Behind Confusing Health Plans, Some Basic Issues

February 20, 1994|By JOHN FAIRHALL

WASHINGTON — Washington.--With the health reform debate dragging into its second confusing year, you may feel like a Stallone fan at a Bergman retrospective, wondering: Hey, when does the action begin? What is this movie all about anyway?

Answers are coming soon. Congressional committees will start writing legislation in the next two weeks. While this may chug on into the fall, a rough draft of the reform plot could appear by early spring. That'll give Americans their first clue to how lawmakers plan to fix problems in a health system that offers magnificent care -- to those with insurance that can pay the ever-rising price.

Now is a good time for the public to tune in to the debate. In anticipation of congressional committee action, those with a stake in the outcome -- the Clinton administration, lawmakers with reform bills and interest groups -- are clamoring for attention, trying to sway public opinion and position themselves. Tens of millions of dollars are being invested in advertising, mass mailings, telephone banks, grass roots organizing and campaign contributions.

President Clinton and his wife, Hillary, threw themselves into the fray with new vigor last week, urging potential allies such as senior citizens and health plan administrators to join them. "The time has come to be counted, to stand up, to take a stand and fight with us if you want to get something done," the president shouted at an audience of 2,000 elderly persons in New Jersey.

Most Americans haven't made up their minds about how to proceed with health reform or even whom to listen to: the Clintons? Doctors? Lawmakers with other reform plans? Or Harry and Louise, characters in the advertisement created by the insurance industry to attack the Clinton reform bill?

It's easy to get lost in the details of reform bills, to be steered off course by the rhetorical racket generated by groups and politicians that have their own interests at heart. But keep your eye on the big picture. Boiled down, the reform debate isn't that hard to understand. Almost everyone agrees on what the problem is, even if some people don't call it a crisis. Consider these two issues:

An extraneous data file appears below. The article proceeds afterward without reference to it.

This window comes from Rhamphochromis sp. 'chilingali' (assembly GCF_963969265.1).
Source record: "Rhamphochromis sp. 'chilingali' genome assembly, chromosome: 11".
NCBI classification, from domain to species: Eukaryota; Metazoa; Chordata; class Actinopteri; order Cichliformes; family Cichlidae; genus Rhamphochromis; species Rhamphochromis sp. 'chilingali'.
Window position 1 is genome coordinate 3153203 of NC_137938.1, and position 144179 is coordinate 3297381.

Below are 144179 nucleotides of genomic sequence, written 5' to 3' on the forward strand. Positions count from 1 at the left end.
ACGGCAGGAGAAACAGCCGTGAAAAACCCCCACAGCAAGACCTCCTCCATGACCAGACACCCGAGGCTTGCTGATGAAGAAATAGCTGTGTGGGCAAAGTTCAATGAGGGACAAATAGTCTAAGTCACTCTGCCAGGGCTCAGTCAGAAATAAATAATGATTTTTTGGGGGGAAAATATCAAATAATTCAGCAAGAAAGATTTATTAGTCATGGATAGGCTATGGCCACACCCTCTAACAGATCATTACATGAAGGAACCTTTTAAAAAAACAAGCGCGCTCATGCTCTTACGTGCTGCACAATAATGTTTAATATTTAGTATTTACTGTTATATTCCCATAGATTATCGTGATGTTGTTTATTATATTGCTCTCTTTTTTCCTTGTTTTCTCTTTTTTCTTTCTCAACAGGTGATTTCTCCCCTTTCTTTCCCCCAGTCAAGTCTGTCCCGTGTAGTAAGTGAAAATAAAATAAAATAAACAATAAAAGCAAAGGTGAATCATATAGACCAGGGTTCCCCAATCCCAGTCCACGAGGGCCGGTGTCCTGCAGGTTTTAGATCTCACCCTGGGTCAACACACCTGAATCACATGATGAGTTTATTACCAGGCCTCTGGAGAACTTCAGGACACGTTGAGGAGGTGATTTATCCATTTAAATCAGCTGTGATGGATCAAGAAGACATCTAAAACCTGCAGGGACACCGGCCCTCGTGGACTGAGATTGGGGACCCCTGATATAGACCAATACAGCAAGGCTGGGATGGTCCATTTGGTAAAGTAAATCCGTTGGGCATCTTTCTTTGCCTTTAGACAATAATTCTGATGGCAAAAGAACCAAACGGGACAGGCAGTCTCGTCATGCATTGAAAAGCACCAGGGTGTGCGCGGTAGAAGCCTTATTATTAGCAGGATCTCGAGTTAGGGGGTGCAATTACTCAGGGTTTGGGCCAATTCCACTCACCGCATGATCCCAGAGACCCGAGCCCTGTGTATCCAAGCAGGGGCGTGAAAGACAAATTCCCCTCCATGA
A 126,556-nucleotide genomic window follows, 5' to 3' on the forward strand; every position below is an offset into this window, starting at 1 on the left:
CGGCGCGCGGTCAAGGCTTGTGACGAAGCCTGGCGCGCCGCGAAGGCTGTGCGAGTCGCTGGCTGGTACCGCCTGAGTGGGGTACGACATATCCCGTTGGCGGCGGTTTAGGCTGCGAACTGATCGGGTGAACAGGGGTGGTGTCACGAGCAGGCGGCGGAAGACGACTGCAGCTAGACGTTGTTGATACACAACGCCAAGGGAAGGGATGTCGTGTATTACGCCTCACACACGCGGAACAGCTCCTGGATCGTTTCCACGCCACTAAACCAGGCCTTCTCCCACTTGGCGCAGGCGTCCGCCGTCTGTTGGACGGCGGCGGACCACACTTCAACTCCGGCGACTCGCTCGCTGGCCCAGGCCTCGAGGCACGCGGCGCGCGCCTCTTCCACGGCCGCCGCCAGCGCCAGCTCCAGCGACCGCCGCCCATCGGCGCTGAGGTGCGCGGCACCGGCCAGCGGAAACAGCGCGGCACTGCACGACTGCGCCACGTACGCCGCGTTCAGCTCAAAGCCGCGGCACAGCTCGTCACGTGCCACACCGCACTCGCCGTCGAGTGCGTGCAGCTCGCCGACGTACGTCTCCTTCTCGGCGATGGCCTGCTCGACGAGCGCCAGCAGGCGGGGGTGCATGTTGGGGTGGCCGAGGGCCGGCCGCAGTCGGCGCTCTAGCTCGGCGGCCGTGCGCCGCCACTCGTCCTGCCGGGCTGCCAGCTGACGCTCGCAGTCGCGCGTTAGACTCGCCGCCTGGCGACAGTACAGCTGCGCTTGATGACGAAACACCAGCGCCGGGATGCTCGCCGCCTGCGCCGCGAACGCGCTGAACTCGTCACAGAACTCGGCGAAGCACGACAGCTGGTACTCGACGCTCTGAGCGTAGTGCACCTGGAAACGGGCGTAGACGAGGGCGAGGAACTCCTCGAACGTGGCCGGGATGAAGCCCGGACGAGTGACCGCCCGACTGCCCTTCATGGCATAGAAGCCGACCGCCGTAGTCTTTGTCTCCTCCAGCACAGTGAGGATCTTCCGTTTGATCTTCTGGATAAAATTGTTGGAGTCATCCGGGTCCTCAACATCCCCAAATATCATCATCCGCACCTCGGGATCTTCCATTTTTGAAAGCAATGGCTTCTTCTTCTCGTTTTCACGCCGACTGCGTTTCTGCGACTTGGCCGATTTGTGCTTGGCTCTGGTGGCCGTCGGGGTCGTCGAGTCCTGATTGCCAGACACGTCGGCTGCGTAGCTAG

* There are 38 million Americans without insurance and millions more with bare-bones benefits. Their numbers are rising. People with insurance today can lose it if they're laid off or move to a job that doesn't provide benefits.

Add to these statistics the individual Americans who are denied insurance because they're sick or who are bankrupted by medical costs that exceed their policies' limits.

* The cost of health care is rising two to three times faster than the general inflation rate. The nation spends 14 percent of its gross domestic product on health care and in five years will be spending 19 percent or more, at the current pace.

This eats into the profits of employers, undercuts wage gains for workers and explodes the cost of the government health programs for the elderly and poor, Medicare and Medicaid. Many states faced deficits in recent years because of Medicaid, the costs of which are shared with the federal government.

Unable to pay staggering insurance bills, individuals go without coverage. Employers cut back, offering fewer benefits and choices to employees and requiring them to pay more.

Finding a solution to these problems starts with one question: Should the government guarantee that all Americans have health insurance, as the president insists? After a year in which the Clintons focused attention on this issue, polls show the public believes all people should be covered -- providing this guarantee doesn't cost them too much or come wrapped in a reform plan they don't like or comprehend.

Hence, the debate over whether to guarantee everyone insurance turns in large measure on the financially and politically risky question of how to pay for it. Covering 38 million uninsured ++ Americans, and improving the meager benefits of others, will cost on the order of $100 billion a year.

It can come from three pockets: employers, who under the Clinton plan would be required to pay the bulk of insurance costs of workers and their dependents; individuals, who would be required to buy insurance under the plan proposed by Sen. John H. Chafee, the Rhode Island Republican; or the government, which under another reform plan would pay all health bills by raising taxes and eliminating private insurance premiums.

The details of financing aside, what really worries members of Congress is the long-run cost of the government guaranteeing health care. Any plan might work for a few years. But what would happen if the costs of health care wildly exceed projections, as occurred with the Medicare and Medicaid programs? Lawmakers would have to raise taxes or cut benefits, with either action sure ++ to shorten their political careers.

"I believe this is totally uncharted waters," Mr. Chafee said recently, summarizing the fears of Democrats and Republicans alike.

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